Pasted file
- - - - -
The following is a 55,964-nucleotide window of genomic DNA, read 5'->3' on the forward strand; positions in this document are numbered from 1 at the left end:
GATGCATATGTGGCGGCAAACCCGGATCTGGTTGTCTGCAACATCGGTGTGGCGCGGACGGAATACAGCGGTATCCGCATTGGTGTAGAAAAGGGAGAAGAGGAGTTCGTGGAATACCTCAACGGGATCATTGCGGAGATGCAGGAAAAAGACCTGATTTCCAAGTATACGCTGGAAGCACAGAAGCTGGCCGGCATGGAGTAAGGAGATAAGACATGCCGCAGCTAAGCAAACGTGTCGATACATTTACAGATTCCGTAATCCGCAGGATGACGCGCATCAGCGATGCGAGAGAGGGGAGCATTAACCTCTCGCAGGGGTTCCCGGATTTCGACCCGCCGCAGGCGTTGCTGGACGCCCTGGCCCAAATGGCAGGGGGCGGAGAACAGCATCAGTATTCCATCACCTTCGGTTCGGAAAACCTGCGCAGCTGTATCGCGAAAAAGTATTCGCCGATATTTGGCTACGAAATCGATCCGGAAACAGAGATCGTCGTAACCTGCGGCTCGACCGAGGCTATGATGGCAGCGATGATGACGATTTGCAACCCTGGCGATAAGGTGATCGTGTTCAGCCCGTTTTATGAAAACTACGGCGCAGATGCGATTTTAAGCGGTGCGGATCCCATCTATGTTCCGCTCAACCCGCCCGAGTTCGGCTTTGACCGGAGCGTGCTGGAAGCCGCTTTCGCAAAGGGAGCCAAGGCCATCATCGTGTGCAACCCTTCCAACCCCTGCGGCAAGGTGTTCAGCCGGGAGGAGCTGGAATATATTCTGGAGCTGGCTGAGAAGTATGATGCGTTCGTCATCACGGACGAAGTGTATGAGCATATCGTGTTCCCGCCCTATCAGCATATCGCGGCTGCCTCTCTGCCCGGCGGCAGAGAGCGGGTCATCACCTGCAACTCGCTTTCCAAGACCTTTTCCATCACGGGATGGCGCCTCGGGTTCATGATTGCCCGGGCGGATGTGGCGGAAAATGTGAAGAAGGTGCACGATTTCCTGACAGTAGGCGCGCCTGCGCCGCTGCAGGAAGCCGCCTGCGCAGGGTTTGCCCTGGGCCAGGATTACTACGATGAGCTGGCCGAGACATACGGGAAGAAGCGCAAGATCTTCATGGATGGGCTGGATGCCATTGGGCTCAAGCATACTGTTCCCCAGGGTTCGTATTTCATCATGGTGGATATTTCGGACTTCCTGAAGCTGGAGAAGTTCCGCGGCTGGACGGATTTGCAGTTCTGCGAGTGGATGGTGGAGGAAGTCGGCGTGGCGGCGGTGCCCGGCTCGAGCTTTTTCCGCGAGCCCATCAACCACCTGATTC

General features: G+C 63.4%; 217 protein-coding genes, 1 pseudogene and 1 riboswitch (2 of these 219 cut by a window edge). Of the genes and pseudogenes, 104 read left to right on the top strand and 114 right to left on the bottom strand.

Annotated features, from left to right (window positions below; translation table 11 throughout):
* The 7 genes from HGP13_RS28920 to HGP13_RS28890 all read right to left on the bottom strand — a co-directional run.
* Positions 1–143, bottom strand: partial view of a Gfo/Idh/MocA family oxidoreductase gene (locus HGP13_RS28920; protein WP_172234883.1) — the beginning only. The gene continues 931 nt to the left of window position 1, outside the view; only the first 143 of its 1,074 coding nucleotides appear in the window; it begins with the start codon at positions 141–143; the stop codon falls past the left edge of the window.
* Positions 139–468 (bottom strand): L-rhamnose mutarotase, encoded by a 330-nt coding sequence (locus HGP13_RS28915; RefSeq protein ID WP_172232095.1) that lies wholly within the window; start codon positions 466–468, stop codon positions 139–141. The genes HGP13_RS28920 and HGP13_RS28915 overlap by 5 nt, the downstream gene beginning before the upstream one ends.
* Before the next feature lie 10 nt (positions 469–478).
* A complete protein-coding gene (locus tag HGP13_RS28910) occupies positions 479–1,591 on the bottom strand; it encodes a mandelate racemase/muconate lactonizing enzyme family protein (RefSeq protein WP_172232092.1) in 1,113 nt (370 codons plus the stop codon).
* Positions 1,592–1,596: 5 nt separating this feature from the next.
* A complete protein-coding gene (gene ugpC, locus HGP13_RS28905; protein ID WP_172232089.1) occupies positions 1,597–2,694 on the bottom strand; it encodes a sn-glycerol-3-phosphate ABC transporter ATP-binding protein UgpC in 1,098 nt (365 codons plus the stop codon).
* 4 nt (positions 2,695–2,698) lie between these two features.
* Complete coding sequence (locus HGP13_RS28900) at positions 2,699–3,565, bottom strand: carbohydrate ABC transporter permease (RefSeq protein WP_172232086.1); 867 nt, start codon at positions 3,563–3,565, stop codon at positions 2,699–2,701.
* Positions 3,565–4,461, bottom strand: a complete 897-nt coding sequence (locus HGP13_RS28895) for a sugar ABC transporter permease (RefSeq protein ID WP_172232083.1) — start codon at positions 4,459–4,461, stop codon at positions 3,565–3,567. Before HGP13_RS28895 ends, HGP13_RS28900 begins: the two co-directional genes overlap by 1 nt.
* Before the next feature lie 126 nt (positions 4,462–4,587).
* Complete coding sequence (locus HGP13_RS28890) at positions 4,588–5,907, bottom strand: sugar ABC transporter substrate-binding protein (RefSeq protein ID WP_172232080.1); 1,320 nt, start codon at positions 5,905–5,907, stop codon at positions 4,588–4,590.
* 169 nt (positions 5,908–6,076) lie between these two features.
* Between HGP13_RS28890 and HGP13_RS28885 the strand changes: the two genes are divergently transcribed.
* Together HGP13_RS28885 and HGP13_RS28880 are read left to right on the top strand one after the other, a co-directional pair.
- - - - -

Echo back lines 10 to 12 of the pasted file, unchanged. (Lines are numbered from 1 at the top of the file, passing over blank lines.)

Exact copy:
* Positions 1,592–1,596: 5 nt separating this feature from the next.
* A complete protein-coding gene (gene ugpC, locus HGP13_RS28905; protein ID WP_172232089.1) occupies positions 1,597–2,694 on the bottom strand; it encodes a sn-glycerol-3-phosphate ABC transporter ATP-binding protein UgpC in 1,098 nt (365 codons plus the stop codon).
* 4 nt (positions 2,695–2,698) lie between these two features.